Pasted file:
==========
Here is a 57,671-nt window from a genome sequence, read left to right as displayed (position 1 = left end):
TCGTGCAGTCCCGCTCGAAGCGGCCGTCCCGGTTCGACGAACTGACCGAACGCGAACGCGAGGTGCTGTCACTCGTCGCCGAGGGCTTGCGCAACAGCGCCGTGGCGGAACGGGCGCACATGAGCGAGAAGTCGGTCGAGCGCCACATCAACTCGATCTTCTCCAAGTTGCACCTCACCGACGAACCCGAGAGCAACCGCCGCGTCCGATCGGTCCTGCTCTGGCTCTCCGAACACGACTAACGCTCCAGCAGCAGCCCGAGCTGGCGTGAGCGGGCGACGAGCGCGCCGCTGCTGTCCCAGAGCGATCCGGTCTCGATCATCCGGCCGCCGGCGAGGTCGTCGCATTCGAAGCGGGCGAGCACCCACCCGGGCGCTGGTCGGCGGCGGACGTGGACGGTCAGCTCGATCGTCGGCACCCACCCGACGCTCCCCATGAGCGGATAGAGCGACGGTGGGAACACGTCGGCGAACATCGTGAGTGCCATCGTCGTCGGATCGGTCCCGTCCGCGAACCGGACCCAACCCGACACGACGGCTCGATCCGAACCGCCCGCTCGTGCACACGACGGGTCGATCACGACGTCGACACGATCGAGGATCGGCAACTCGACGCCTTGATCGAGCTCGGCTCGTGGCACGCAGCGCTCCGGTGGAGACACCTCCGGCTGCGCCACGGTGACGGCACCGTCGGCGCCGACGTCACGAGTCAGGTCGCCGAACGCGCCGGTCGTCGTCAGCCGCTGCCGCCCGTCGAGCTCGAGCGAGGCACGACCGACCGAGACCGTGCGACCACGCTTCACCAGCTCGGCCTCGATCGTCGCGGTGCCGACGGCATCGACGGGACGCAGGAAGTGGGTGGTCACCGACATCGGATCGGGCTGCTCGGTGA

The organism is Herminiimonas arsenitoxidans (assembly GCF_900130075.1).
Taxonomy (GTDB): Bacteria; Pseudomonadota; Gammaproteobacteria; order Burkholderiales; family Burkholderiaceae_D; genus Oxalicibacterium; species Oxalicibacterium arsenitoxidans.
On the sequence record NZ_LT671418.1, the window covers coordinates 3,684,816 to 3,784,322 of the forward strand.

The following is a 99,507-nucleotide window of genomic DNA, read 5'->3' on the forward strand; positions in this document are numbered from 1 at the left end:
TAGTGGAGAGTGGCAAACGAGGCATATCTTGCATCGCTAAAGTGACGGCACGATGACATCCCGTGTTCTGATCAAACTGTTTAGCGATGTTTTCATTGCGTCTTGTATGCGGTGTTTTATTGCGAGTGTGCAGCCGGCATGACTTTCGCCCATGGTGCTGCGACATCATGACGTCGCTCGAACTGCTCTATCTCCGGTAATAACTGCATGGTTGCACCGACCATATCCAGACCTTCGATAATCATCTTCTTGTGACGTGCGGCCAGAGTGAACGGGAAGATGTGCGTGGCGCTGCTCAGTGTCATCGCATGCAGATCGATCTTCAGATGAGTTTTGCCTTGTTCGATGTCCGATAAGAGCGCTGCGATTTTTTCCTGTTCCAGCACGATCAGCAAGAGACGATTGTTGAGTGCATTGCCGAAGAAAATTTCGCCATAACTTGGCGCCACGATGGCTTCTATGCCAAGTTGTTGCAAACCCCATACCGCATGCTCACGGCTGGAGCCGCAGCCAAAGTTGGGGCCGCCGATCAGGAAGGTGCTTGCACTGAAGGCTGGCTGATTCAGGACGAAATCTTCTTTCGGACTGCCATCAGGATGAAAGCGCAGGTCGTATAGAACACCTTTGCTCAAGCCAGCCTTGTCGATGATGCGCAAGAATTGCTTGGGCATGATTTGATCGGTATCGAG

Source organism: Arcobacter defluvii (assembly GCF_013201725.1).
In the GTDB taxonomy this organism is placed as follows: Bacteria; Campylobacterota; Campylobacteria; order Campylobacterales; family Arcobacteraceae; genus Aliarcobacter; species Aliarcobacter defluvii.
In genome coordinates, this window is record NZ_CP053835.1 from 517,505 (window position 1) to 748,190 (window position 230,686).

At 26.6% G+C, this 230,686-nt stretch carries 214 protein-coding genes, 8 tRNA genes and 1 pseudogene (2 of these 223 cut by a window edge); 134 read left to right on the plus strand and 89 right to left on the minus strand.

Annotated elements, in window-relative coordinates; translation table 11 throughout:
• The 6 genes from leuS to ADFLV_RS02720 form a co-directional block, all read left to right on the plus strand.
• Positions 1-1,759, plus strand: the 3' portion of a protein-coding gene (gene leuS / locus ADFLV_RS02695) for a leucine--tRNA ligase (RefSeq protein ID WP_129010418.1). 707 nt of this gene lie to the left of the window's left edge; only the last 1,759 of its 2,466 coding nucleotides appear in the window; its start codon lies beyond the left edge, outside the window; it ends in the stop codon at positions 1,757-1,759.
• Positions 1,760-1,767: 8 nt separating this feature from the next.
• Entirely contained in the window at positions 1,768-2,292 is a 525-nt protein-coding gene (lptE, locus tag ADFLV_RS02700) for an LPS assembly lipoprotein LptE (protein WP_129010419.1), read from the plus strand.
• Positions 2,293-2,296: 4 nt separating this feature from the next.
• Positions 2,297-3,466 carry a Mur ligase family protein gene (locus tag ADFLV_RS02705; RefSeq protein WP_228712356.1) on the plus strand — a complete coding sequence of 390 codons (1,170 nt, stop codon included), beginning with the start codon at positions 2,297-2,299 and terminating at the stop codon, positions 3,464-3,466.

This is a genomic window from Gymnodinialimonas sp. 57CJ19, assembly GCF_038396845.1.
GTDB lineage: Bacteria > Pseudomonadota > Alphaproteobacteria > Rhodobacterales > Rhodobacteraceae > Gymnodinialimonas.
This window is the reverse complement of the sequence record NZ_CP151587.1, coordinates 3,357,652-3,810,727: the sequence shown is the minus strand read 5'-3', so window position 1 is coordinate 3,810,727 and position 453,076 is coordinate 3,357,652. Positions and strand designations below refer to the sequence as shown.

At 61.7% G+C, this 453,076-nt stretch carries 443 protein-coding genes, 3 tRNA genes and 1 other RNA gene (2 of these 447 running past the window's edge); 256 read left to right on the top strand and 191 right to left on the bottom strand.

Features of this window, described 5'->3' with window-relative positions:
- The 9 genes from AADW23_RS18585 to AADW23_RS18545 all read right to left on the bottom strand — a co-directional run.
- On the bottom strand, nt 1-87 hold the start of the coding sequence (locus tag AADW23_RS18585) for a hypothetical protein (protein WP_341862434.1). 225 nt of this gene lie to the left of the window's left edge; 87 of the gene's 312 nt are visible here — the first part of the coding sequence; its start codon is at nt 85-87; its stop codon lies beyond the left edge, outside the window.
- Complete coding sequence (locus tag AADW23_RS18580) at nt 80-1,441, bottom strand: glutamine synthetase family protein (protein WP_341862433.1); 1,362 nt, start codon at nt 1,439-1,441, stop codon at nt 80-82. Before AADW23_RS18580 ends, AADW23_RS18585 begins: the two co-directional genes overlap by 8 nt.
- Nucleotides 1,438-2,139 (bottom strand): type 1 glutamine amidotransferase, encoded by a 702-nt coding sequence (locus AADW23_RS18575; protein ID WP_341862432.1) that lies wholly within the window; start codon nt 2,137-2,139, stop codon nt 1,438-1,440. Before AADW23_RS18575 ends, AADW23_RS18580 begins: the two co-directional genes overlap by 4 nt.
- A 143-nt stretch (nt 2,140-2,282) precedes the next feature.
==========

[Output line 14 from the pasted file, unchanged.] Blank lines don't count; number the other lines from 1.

• Positions 1-1,759, plus strand: the 3' portion of a protein-coding gene (gene leuS / locus ADFLV_RS02695) for a leucine--tRNA ligase (RefSeq protein ID WP_129010418.1). 707 nt of this gene lie to the left of the window's left edge; only the last 1,759 of its 2,466 coding nucleotides appear in the window; its start codon lies beyond the left edge, outside the window; it ends in the stop codon at positions 1,757-1,759.